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Easy to recognize due to its large, maple-like leaves and long-blooming, large purple-pink flowers, this thornless 3-6’ shrub has a suckering habit and is ideal for filling large spaces.  Thimbleberry (another common name) thrives in full sun to full shade and a variety of soil conditions.  Purple-pink flowers with creamy yellow centers bloom successively June-August, followed by tart purple-pink raspberries on thornless canes starting in July and finishing late October.  Flowering raspberry is self-fertile, but two or more shrubs will increase fruit production.  This mounding plant looks beautiful from spring to fall, and delicate fragrance wafts from both its flowers and leaves.  Exfoliating bark extends the plant’s beauty into winter.


Commonly found along woodland edges, in moist areas, and in partial shade.  Easily grown in large areas, although adjacent plants or paths may be desirable to contain spread.  Especially attractive when massed to form broad patches on banks and slopes or when used as low hedges or screens, in cottage gardens, and along fences.


Plant Characteristics:

Grows 3-5’ tall and wide. Suckers to form colonies.


Performs best in full sun, but grows in part shade and tolerates full shade with fewer blooms and berries.


Grows best in well-drained, gravelly, sandy, or loamy soils with medium moisture. Adapts to clay and tolerates drought and flooding.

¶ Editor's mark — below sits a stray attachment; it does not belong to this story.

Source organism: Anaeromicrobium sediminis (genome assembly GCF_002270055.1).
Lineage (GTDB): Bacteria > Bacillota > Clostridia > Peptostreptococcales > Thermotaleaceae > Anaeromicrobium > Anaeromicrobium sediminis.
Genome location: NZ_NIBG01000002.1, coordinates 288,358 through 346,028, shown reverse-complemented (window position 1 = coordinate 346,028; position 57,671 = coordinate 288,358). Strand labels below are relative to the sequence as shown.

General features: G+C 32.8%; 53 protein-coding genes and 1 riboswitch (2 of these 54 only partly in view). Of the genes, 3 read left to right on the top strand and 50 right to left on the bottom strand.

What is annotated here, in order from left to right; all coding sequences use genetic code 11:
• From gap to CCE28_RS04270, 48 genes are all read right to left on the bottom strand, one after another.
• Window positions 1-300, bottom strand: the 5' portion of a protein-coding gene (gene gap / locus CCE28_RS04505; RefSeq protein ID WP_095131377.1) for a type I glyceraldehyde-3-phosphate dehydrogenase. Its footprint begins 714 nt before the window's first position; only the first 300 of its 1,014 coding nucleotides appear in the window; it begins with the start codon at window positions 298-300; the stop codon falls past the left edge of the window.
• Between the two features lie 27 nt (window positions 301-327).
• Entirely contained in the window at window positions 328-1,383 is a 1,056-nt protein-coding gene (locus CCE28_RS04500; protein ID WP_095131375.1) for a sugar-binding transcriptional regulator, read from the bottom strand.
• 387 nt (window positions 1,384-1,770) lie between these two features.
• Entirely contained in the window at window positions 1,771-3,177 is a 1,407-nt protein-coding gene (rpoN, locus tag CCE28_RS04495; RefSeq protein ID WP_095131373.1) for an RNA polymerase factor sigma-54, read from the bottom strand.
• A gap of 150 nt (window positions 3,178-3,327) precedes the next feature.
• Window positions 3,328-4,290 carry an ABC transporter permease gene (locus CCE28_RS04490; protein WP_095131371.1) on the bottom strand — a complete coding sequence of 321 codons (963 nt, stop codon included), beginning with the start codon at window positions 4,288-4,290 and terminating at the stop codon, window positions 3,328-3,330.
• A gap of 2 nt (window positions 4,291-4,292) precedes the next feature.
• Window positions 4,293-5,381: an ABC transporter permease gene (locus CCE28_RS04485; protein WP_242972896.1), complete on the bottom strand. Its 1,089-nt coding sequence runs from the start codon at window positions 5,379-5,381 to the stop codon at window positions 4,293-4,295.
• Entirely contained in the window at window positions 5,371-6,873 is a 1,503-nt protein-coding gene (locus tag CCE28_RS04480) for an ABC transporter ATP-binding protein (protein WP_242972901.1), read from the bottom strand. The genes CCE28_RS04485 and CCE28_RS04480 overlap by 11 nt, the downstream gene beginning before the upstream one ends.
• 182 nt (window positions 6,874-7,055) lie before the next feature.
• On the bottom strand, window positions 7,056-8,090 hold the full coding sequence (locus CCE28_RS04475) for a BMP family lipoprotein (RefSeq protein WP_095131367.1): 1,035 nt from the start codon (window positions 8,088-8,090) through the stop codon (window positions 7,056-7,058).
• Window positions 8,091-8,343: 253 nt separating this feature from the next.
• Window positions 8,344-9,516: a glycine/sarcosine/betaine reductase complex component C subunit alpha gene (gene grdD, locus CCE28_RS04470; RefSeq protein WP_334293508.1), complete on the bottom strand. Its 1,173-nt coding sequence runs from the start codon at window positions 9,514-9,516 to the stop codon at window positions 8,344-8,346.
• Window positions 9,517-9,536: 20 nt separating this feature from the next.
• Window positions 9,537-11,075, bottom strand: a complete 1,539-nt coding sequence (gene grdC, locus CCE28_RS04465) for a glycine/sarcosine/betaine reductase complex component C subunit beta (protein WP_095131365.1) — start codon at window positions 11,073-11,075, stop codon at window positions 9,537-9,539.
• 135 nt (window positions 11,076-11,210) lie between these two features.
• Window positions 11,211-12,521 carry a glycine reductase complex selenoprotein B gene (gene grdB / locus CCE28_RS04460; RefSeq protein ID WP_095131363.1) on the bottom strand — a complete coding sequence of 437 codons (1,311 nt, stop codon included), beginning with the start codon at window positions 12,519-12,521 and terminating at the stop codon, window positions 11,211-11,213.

Five-lobed, maple-like, dark green leaves with serrated edges turn pale yellow in fall.


Stems are hairy but not prickly.  Older bark exfoliates and has scent similar to cedar.

Deer resistant.


Wildlife Value:

Hosts 146 species of Lepidoptera larva, including large lace-border moth, Isabella tiger moth, blinded sphinx, crocus geometer (all pictured here in order of mention), and specialist moth lettered habrosyne.  Native and honey bees, songbirds, gamebirds, and large and small mammals visit the blooms and berries.  Native bees use the plant for nesting material.


Medicinal, Edible, and Other Uses:

The leaves have astringent properties and are used to treat intestinal problems and sore throats. Pregnant women use raspberry to prepare the uterus for contractions.  The herbal tea is used as a diuretic. 


The berries, tart and crumbly, may be eaten raw or dried for later use.  Sprinkle on cereal, oatmeal, or ice cream. The fruits may also be prepared as pies, jellies, or preserves. 


A purplish-blue dye is made from the fruits.

Raspberry, Purple-Flowering, Rubus odoratus

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